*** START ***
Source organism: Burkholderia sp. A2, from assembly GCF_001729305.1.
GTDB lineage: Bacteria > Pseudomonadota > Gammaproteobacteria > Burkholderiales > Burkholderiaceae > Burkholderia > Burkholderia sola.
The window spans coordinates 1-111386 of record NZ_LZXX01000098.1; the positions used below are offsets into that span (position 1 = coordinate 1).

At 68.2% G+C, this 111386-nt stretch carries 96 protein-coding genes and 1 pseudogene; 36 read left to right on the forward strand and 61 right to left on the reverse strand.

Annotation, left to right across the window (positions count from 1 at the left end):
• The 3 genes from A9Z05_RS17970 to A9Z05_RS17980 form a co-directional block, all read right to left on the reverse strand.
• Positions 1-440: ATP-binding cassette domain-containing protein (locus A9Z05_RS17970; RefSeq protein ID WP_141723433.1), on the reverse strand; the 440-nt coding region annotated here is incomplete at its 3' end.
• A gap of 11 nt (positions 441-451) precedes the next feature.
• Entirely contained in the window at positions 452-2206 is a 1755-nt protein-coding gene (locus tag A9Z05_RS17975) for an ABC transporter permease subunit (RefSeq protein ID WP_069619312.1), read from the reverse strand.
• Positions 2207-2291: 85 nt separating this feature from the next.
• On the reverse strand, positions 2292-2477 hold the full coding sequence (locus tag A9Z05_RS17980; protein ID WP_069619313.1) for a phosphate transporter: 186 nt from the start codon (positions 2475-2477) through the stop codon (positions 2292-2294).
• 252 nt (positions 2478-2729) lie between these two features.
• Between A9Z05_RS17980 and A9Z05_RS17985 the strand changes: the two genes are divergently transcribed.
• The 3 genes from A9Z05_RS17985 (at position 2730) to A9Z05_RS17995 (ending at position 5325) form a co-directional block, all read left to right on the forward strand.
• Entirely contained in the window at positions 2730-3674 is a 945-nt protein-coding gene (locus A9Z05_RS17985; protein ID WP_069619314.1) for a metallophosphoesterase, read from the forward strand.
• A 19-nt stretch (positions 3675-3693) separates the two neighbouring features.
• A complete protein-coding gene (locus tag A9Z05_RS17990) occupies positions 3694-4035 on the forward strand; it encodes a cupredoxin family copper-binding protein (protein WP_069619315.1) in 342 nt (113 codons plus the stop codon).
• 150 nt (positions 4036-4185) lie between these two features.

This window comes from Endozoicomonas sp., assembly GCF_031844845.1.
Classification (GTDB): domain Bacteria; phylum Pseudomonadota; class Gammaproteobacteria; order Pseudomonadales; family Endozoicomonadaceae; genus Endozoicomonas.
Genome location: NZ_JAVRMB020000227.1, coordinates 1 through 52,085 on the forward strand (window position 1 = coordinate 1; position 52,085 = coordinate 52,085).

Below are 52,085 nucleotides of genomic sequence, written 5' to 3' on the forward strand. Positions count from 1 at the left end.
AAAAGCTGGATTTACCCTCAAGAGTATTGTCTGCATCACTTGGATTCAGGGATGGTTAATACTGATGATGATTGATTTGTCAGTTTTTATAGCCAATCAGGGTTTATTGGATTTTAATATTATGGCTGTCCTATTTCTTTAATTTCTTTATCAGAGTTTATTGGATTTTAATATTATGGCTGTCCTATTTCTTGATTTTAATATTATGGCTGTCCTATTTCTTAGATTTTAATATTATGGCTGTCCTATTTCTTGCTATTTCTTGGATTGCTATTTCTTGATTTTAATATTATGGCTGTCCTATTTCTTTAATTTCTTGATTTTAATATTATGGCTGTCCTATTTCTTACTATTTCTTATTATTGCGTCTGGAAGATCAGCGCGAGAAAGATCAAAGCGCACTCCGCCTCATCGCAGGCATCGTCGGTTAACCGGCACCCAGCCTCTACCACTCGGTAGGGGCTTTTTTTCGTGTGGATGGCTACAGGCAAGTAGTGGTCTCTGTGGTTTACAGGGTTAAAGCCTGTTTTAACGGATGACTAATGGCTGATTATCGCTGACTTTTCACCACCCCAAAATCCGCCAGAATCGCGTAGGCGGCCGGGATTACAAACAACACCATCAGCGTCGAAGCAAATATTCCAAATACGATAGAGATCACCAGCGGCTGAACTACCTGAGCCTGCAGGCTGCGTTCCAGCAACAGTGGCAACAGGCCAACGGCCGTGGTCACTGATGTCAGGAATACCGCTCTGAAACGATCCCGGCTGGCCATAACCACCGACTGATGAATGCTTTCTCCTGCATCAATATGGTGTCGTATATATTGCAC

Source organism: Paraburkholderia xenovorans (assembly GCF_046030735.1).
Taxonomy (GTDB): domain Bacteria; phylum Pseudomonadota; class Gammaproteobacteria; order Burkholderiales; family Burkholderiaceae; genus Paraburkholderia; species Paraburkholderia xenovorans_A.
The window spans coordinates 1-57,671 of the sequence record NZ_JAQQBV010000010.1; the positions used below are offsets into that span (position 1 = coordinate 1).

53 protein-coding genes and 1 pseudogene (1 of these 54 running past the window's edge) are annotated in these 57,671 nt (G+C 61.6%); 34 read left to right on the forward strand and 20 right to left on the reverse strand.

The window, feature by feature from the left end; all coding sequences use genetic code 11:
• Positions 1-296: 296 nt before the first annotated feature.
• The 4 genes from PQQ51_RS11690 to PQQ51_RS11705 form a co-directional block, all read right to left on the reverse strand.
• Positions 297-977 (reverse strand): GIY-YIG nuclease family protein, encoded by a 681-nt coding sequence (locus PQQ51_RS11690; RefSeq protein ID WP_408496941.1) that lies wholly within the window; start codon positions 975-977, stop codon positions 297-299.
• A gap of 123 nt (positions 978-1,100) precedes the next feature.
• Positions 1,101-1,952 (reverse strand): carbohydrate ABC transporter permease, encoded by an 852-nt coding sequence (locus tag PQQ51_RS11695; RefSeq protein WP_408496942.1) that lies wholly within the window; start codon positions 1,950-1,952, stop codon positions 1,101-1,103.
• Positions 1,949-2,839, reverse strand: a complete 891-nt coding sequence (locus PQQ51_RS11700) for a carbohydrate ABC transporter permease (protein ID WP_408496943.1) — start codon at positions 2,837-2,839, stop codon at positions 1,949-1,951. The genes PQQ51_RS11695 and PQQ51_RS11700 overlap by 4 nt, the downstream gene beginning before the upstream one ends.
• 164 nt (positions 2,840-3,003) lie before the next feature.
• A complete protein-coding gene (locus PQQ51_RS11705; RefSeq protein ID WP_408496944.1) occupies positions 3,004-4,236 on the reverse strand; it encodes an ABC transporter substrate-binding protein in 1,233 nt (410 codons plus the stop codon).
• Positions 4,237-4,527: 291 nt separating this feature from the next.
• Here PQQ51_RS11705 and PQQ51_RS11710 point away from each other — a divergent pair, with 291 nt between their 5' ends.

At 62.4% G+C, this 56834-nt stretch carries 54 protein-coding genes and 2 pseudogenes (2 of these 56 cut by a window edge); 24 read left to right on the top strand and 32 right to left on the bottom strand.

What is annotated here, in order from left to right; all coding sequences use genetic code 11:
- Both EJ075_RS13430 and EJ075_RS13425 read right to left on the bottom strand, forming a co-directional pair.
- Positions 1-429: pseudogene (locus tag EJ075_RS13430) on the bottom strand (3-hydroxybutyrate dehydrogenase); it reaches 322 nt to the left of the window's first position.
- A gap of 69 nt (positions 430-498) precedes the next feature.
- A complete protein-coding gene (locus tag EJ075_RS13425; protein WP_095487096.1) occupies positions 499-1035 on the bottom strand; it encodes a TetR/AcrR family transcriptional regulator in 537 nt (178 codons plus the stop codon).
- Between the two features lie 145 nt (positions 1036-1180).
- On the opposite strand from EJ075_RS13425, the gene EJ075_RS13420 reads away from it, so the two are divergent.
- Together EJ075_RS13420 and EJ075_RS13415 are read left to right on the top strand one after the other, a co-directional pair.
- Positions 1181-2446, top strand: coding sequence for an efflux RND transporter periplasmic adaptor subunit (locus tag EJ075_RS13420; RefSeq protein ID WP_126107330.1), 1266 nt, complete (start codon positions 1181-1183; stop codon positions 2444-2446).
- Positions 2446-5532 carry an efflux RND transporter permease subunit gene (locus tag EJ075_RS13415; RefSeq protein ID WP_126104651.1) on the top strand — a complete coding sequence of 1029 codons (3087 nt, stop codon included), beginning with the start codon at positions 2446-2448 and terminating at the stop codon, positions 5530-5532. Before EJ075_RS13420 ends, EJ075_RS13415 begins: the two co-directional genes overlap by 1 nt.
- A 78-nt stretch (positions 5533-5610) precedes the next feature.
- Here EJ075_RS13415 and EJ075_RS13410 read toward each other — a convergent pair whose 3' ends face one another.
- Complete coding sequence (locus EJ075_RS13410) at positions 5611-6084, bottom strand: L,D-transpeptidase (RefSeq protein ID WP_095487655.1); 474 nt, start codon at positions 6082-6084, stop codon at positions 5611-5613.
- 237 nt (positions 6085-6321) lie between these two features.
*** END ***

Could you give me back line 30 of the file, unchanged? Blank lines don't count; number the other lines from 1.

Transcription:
• The 4 genes from PQQ51_RS11690 to PQQ51_RS11705 form a co-directional block, all read right to left on the reverse strand.